NEW YORK (CBSNewYork) -- In the wake of the water crisis in Flint, Michigan, a Connecticut U.S. senator is urging more timely warnings from the Environmental Protection Agency.
Homeowners in Flint weren't notified immediately of lead poisoning in the water as the EPA was unclear whether, under federal law, they were authorized to alert them, WCBS 880 Connecticut Bureau Chief Fran Schneidau reported.
Back in Connecticut, Sen. Chris Murphy is seeking a change in the law that would require immediate notification.
Murphy said the big problem in Connecticut is lead paint on older homes.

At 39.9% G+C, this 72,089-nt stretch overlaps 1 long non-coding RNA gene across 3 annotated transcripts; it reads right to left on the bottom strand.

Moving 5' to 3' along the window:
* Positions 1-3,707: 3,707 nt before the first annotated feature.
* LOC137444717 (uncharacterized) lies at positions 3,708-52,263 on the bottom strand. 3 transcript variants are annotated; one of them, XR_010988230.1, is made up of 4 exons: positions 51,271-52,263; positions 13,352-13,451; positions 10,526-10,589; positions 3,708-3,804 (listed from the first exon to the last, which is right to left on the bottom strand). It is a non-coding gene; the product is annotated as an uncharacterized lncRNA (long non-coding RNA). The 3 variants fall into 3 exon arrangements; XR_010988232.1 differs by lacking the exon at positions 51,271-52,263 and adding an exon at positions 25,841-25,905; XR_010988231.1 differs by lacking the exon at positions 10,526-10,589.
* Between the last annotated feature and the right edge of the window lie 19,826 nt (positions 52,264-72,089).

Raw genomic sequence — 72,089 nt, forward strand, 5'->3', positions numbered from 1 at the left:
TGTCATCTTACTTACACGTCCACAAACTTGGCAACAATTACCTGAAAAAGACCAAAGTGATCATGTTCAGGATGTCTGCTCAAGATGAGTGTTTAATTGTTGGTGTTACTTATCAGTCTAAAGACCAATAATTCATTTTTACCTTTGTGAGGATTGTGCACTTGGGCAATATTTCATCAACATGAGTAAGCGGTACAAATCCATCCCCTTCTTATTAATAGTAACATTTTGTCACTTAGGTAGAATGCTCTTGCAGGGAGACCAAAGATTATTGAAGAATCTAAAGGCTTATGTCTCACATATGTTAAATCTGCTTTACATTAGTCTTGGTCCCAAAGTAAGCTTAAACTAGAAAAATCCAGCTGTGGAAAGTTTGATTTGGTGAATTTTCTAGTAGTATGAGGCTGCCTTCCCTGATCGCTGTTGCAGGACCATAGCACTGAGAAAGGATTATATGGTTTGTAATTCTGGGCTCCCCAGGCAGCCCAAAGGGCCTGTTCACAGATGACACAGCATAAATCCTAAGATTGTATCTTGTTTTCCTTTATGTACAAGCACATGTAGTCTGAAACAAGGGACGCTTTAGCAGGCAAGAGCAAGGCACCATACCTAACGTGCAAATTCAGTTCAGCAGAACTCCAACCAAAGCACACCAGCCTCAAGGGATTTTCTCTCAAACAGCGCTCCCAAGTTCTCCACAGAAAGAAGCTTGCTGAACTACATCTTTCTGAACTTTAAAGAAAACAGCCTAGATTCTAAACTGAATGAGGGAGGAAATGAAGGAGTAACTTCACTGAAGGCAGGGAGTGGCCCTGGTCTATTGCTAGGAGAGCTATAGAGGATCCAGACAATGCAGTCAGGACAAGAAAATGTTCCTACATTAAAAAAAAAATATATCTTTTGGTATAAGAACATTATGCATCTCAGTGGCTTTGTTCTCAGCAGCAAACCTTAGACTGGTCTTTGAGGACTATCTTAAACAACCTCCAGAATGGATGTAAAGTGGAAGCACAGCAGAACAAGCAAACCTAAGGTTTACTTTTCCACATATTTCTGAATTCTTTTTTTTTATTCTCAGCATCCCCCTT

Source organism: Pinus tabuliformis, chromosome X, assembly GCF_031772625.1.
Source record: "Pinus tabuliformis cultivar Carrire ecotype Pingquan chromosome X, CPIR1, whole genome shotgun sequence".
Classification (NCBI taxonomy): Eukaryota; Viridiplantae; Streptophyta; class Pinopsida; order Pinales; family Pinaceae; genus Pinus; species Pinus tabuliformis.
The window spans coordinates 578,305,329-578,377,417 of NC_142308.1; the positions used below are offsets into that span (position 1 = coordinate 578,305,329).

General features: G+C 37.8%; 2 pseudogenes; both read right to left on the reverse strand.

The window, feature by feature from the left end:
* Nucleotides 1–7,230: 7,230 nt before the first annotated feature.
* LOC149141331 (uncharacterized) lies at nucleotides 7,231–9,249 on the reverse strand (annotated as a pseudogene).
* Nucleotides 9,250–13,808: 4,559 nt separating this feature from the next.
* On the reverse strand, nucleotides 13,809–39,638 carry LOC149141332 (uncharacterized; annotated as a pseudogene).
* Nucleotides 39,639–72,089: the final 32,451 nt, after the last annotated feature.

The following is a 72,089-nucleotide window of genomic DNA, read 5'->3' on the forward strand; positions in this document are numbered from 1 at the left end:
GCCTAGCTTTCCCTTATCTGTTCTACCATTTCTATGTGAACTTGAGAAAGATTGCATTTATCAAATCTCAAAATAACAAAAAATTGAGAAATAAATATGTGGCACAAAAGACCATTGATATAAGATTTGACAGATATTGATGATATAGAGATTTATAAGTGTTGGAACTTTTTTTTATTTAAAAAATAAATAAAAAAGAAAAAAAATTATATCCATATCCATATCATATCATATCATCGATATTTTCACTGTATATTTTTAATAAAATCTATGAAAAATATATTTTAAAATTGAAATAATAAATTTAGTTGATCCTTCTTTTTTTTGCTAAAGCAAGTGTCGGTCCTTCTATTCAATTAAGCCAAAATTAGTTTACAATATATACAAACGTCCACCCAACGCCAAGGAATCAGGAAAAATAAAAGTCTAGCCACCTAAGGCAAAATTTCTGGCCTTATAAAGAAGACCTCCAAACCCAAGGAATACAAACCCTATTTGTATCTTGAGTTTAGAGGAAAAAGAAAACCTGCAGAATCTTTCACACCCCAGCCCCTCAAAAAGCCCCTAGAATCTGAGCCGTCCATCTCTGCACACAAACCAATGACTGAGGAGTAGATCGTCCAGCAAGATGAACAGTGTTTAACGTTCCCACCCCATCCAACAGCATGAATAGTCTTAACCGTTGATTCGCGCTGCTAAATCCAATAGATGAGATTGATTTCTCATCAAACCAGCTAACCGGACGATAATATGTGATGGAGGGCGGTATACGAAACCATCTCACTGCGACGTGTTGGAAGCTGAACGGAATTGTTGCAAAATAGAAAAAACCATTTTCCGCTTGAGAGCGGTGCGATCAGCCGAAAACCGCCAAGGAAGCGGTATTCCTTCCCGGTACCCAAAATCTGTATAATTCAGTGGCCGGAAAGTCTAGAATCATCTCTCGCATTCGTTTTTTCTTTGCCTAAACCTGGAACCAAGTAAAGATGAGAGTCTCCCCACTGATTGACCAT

"There are unfortunately regular cases in Connecticut of lead poisoning in children because we have all of these old homes," he said. "Children that are very young -- under the age of 6 or 7 -- are most prone to lead poisoning."
Murphy now seeks to upgrade the federal law to allow the EPA to notify homeowners immediately if lead paint is found in a home. He also wants homeowners to get a tax break for removing deadly lead paint.
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